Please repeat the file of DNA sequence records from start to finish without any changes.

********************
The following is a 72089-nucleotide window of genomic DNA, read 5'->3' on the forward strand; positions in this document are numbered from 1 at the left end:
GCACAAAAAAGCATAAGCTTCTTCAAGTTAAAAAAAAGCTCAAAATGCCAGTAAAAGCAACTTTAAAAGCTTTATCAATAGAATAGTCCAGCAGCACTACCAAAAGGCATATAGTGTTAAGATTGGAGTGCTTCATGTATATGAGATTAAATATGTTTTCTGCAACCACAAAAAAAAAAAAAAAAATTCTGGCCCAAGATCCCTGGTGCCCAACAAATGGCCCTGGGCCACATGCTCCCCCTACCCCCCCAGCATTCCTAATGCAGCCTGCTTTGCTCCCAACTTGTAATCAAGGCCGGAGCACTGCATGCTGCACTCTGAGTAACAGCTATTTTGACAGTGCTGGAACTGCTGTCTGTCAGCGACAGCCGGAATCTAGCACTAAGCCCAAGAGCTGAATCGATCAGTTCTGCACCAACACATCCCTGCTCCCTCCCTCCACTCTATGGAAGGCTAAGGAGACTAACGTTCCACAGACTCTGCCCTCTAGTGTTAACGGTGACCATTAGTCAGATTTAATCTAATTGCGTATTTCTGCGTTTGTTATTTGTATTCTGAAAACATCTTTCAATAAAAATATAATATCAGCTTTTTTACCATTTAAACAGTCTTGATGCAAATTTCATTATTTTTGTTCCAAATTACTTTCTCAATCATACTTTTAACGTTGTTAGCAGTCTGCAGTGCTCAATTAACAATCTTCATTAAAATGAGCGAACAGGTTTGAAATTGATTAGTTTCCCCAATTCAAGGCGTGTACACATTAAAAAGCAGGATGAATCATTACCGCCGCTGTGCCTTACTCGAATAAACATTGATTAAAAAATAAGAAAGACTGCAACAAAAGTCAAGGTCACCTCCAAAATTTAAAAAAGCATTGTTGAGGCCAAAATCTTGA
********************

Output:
The following is a 72089-nucleotide window of genomic DNA, read 5'->3' on the forward strand; positions in this document are numbered from 1 at the left end:
GCACAAAAAAGCATAAGCTTCTTCAAGTTAAAAAAAAGCTCAAAATGCCAGTAAAAGCAACTTTAAAAGCTTTATCAATAGAATAGTCCAGCAGCACTACCAAAAGGCATATAGTGTTAAGATTGGAGTGCTTCATGTATATGAGATTAAATATGTTTTCTGCAACCACAAAAAAAAAAAAAAAAATTCTGGCCCAAGATCCCTGGTGCCCAACAAATGGCCCTGGGCCACATGCTCCCCCTACCCCCCCAGCATTCCTAATGCAGCCTGCTTTGCTCCCAACTTGTAATCAAGGCCGGAGCACTGCATGCTGCACTCTGAGTAACAGCTATTTTGACAGTGCTGGAACTGCTGTCTGTCAGCGACAGCCGGAATCTAGCACTAAGCCCAAGAGCTGAATCGATCAGTTCTGCACCAACACATCCCTGCTCCCTCCCTCCACTCTATGGAAGGCTAAGGAGACTAACGTTCCACAGACTCTGCCCTCTAGTGTTAACGGTGACCATTAGTCAGATTTAATCTAATTGCGTATTTCTGCGTTTGTTATTTGTATTCTGAAAACATCTTTCAATAAAAATATAATATCAGCTTTTTTACCATTTAAACAGTCTTGATGCAAATTTCATTATTTTTGTTCCAAATTACTTTCTCAATCATACTTTTAACGTTGTTAGCAGTCTGCAGTGCTCAATTAACAATCTTCATTAAAATGAGCGAACAGGTTTGAAATTGATTAGTTTCCCCAATTCAAGGCGTGTACACATTAAAAAGCAGGATGAATCATTACCGCCGCTGTGCCTTACTCGAATAAACATTGATTAAAAAATAAGAAAGACTGCAACAAAAGTCAAGGTCACCTCCAAAATTTAAAAAAGCATTGTTGAGGCCAAAATCTTGA